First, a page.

US, Chinese aircraft in 'unsafe' encounter over South China Sea

China's Defense Ministry has told state media that the US should eliminate "the root causes of accidental incidents." A US defense official said aircraft came within 300 meters of each other over the strategic sea.

The US Pacific Command on Friday said a Chinese early warning aircraft and a US Navy patrol plane experienced an "unsafe" encounter over the South China Sea, marking the first of its kind under President Donald Trump's administration.

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The American aircraft had been on a "routine mission operating in accordance with international law," Pacific Command said in a statement.

The two aircraft came within approximately 300 meters (1,000 feet) of each other on Wednesday, a US defense official told Reuters news agency. The official added that such incidents are relatively uncommon.

China's Defense Ministry told the Communist Party's English-language newspaper "Global Times" that the pilot responded into the incident with "legal and professional measures."

"We hope the US side will focus on the relationship between the two countries and two militaries in their entirety, adopt concrete measures and eliminate the root causes of accidental incidents between the two countries on sea and in the air," said a defense official, according to the newspaper.

The South China Sea has been a thorn in relations between Washington and Beijing. China claims nearly all of the strategic sea, while the US stresses the need for freedom of navigation.

Beijing's island-building in the South China Sea


China is expanding the construction of its facilities on Fiery Cross Reef. Provided by the Asia Maritime Transparency Initiative (AMTI), this June 28, 2015 photo reveals Beijing has nearly completed a 3,000 meter (9,800-foot) airstrip, long enough to accommodate most Chinese military aircraft. Two helipads, up to 10 satellite communications antennas, and one possible radar tower are also visible.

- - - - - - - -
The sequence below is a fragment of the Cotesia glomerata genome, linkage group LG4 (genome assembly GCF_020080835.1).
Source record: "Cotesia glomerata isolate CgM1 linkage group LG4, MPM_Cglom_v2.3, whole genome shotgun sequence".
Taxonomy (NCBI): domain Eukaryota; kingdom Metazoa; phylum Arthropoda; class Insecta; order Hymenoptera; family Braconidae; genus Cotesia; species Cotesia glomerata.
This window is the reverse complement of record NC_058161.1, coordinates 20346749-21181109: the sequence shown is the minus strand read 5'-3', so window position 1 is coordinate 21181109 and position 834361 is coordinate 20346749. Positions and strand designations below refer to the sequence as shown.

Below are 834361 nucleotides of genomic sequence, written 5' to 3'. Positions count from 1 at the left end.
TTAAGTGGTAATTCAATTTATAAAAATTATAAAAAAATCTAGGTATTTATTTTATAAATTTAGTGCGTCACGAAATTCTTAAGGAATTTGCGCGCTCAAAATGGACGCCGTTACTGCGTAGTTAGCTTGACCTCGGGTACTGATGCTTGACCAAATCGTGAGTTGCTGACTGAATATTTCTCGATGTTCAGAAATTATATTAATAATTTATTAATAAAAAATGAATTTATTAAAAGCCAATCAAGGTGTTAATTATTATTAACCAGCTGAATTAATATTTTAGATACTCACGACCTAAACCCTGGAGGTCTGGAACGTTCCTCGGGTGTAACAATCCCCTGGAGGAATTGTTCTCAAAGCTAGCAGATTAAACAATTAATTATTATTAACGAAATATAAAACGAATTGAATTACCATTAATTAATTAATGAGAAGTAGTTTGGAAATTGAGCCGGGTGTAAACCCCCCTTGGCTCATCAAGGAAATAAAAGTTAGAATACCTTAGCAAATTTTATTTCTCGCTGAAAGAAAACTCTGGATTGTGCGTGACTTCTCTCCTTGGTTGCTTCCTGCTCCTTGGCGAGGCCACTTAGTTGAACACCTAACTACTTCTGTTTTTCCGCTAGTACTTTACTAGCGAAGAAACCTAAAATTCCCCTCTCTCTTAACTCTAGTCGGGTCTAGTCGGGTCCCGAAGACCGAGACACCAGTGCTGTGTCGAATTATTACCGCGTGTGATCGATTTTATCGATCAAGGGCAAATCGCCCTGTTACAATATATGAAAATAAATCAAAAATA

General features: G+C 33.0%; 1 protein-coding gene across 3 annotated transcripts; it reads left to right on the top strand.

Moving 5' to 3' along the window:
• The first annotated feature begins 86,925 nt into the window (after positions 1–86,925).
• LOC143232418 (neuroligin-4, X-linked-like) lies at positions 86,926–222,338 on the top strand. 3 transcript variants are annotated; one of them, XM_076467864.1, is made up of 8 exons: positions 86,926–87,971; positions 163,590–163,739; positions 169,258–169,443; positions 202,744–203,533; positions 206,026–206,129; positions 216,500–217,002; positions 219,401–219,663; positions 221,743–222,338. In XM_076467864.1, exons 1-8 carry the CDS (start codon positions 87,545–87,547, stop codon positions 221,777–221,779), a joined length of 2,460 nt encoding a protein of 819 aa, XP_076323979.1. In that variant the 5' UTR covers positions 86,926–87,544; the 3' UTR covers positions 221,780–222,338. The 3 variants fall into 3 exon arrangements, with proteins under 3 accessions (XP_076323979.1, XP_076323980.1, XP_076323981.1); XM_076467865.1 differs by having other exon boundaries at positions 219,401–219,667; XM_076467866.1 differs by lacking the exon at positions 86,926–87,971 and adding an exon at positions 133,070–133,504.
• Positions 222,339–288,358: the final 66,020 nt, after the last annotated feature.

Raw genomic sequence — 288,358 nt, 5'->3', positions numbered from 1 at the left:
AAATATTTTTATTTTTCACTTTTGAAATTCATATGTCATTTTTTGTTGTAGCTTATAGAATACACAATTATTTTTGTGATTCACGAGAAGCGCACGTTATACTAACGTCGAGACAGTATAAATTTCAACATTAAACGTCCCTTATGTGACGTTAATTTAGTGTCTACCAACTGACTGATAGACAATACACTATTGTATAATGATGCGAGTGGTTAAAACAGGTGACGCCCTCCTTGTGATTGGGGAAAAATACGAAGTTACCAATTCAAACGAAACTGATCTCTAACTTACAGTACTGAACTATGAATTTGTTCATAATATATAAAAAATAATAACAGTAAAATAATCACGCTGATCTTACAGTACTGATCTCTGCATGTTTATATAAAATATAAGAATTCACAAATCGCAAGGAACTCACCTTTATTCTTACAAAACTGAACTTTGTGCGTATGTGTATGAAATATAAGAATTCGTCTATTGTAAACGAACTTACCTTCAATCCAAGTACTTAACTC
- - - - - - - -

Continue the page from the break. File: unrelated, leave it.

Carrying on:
Beijing's island-building in the South China Sea


Reclamation on Fiery Cross Reef, which lies on the west side of the Spratly Islands, began in August of 2014 and its principal landmass was finished by November. Dredgers have created a land mass that spans the entire existing reef and is approximately 3,000 meters long and 200-300 meters wide.

Beijing's island-building in the South China Sea


This picture taken last November shows construction work being carried out on Fiery Cross Reef. The reef reportedly already houses a helicopter landing pad, a 300-meter-long wharf, a harbor large enough to dock military tankers, barracks and artillery emplacements.

Beijing's island-building in the South China Sea

South Johnson Reef

This reef was one of the first facilities to finish principal land reclamation. This recent picture shows that a radar tower is nearing completion at the north end of the land mass. According to AMTI, a new large multi-level military facility has been built in the center of the island. Up to six surveillance towers are being constructed alongside four possible weapons towers.

Beijing's island-building in the South China Sea

A naval base?

Beginning in early 2015, Mischief Reef - also located in the Spratlys - has undergone extensive reclamation activity. Experts say that the recent widening of the southern entrance to the reef, coupled with sightings of Chinese navy vessels, may suggest a future role for the reclaimed reef as a naval base. Taken on March 17, this image shows a chain of small land formations at the reef.

Beijing's island-building in the South China Sea

From reef to island

Significant construction on Gaven Reef began in 2014, with a total of 114,000 square meters of land already created. Satellite pictures show just how fast construction has progressed on the reef. A new artificial island was created between March (left) and August (right) 2014.